The Supreme Court then, in Medha Kotwal Lele vs. Union of India, AIR 2013 SC 93 stated that the Vishaka Guidelines had to be implemented in form, substance and spirit in order to help bring gender parity by ensuring women can work with dignity, decency and due respect. It noted that the Vishaka Guidelines require both employers and other responsible persons or institutions to observe them and to help prevent sexual harassment of women. Further, the Court held that a number of states were falling short in this regard and reiterated that there is an obligation to prevent all forms of violence. It stated that “lip service, hollow statements and inert and inadequate laws with sloppy enforcement are not enough for true and genuine upliftment of our half most precious population – the women”.

This case further stated that States governments must make the necessary amendments to the Central Civil Services (Conduct) Rules, 1964 and Standing Orders within two months of the date of judgment and entrusted a responsibility upon the Bar Council of India to ensure that all bar associations in the country and persons registered with the State Bar Councils follow the Vishaka Guidelines. Similarly, the Medical Council of India, Council of Architecture, Institute of Chartered Accountants, Institute of Company Secretaries and other statutory Institutes were required to ensure that the organisations, bodies, associations, institutions and persons registered/affiliated with them follow the Vishaka Guidelines.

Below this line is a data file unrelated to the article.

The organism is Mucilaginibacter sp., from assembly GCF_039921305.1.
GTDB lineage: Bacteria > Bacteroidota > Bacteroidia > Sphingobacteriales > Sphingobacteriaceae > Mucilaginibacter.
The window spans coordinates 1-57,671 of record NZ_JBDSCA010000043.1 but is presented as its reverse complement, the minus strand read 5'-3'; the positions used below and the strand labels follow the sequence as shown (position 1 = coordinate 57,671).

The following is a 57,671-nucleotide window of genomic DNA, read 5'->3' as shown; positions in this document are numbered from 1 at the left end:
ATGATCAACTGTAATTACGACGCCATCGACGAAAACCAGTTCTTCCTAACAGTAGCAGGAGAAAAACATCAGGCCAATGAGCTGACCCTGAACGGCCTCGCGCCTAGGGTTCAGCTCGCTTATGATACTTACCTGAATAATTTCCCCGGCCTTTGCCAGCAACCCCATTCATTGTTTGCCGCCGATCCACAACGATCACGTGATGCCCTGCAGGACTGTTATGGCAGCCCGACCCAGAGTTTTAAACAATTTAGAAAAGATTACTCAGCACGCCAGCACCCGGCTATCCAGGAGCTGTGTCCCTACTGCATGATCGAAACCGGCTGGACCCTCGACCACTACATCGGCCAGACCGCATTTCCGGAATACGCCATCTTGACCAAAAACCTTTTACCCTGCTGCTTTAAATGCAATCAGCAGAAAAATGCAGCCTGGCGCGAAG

The Act and India’s International Obligations:

By passing the Act, the Government of India has fulfilled its obligations under the Convention on the Elimination of all Forms of Discrimination against Women (“CEDAW”), adopted by the General Assembly of the United Nations, in 1979, which had been ratified by Indian Government on June 25, 1993 and which provides that protection against sexual harassment is universally recognized human right. CEDAW had, in January 1992, adopted the General Recommendation No. 19 which recognized the ill effects of sexual harassment at the workplace, and subsequently provided for measures, to be taken by respective states for elimination of such practices. Such practices have to be outlawed not only because they result in gender discrimination, but also since they create a hostile work environment, which undermines the dignity, self-esteem and confidence of the female employees, and tends to alienate them.